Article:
Physicians generally administer similar levels of activity or activity per unit total body mass to all patients [73]. This has been reasonably successful in the use of radioiodines against thyroid cancer and hyperthyroidism, as the �therapeutic window� (difference in dose levels between what is experienced by the tumour and that experienced by the most important normal tissue) is large. Nonetheless, some centres are now moving towards the use of patient-specific dose calculations even for iodine therapy, to optimise the therapeutic regime and to try to minimise the risk of unwanted side effects such as sialadenitis and sicca syndrome [74]. In other recently evolving forms of therapy, however, (e.g. the use of monoclonal antibodies and radiolabeled peptides in therapy), the tumour-to-normal tissue absorbed dose ratio may be low. Without the use of a patient-specific treatment planning strategy based on radiation absorbed dose, patients are frequently treated cautiously and given low amounts of the therapeutic agent, to avoid deleterious effects in normal tissues (most notably the bone marrow). Different patients will have different levels of tumour and normal tissue uptake concentrations, as well as in the clearance rates at which activity leaves these tissues. Patients who clear the activity more slowly from their bodies will necessarily receive higher doses to marrow and other normal tissues than those with faster rates of elimination. Thus, only some patients will receive optimal care, and a majority of patients will receive a lower than optimal administration of activity. This usually results in no deleterious effects in normal tissues, but suboptimal therapy being delivered to the malignant tissues, with poor response rates and high rates of relapse. As was stated by Siegel et al. [75]:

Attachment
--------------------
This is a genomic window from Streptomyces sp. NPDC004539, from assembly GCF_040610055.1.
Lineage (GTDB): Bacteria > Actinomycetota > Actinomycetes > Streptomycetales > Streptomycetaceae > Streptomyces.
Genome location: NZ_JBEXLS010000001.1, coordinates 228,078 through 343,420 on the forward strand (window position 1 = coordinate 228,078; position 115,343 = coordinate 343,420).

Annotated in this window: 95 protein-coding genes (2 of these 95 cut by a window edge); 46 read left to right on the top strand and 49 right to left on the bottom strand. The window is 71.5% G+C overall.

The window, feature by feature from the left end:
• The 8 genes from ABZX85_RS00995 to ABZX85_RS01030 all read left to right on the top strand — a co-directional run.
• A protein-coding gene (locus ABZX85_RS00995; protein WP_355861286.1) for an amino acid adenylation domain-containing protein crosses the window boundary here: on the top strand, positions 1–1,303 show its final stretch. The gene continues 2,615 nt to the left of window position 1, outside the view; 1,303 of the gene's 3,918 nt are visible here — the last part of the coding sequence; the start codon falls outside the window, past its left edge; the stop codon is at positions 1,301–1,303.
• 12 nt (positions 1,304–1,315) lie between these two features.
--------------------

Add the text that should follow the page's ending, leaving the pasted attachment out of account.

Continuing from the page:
�If one were to approach the radiation oncologist or medical physicist in an external beam therapy program and suggest that all patients with a certain type of cancer should receive the exact same protocol (beam type, energy, beam exposure time, geometry, etc.), the idea would certainly be rejected as not being in the best interests of the patient. Instead, a patient-specific treatment plan would be implemented in which treatment times are varied to deliver the same radiation dose to all patients. Patient-specific calculations of doses delivered to tumours and normal tissues have been routine in external beam radiotherapy and brachytherapy for decades. The routine use of a fixed GBq/kg, GBq/m2, or simply GBq, administration of radionuclides for therapy is equivalent to treating all patients in external beam radiotherapy with the same protocol. Varying the treatment time to result in equal absorbed dose for external beam radiotherapy is equivalent to accounting for the known variation in patients� uptake and retention half-time of activity of radionuclides to achieve equal tumour absorbed dose for internal-emitter radiotherapy. It has been suggested that fixed activity-administration protocol designs provide little useful information about the variability among patients relative to the normal organ dose than can be tolerated without dose-limiting toxicity compared to radiation dose-driven protocols.�